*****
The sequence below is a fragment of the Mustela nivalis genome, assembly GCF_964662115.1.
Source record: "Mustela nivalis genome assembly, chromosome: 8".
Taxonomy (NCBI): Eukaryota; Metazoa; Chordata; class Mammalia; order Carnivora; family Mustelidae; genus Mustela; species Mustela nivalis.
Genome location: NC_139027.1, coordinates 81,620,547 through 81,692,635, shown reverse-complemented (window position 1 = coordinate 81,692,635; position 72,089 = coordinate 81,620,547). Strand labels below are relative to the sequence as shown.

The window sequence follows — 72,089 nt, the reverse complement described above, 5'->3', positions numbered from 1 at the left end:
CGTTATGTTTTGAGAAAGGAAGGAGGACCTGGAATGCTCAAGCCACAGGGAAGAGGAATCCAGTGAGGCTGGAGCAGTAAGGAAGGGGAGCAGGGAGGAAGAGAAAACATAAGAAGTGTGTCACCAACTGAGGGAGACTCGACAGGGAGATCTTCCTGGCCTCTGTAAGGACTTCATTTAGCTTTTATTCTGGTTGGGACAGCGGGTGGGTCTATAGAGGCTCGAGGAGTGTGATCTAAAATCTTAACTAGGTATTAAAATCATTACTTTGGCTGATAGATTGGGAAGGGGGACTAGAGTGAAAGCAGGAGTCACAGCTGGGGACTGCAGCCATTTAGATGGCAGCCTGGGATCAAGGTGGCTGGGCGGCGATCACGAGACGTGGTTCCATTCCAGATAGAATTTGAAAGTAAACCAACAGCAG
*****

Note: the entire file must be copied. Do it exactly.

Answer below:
The sequence below is a fragment of the Mustela nivalis genome, assembly GCF_964662115.1.
Source record: "Mustela nivalis genome assembly, chromosome: 8".
Taxonomy (NCBI): Eukaryota; Metazoa; Chordata; class Mammalia; order Carnivora; family Mustelidae; genus Mustela; species Mustela nivalis.
Genome location: NC_139027.1, coordinates 81,620,547 through 81,692,635, shown reverse-complemented (window position 1 = coordinate 81,692,635; position 72,089 = coordinate 81,620,547). Strand labels below are relative to the sequence as shown.

The window sequence follows — 72,089 nt, the reverse complement described above, 5'->3', positions numbered from 1 at the left end:
CGTTATGTTTTGAGAAAGGAAGGAGGACCTGGAATGCTCAAGCCACAGGGAAGAGGAATCCAGTGAGGCTGGAGCAGTAAGGAAGGGGAGCAGGGAGGAAGAGAAAACATAAGAAGTGTGTCACCAACTGAGGGAGACTCGACAGGGAGATCTTCCTGGCCTCTGTAAGGACTTCATTTAGCTTTTATTCTGGTTGGGACAGCGGGTGGGTCTATAGAGGCTCGAGGAGTGTGATCTAAAATCTTAACTAGGTATTAAAATCATTACTTTGGCTGATAGATTGGGAAGGGGGACTAGAGTGAAAGCAGGAGTCACAGCTGGGGACTGCAGCCATTTAGATGGCAGCCTGGGATCAAGGTGGCTGGGCGGCGATCACGAGACGTGGTTCCATTCCAGATAGAATTTGAAAGTAAACCAACAGCAG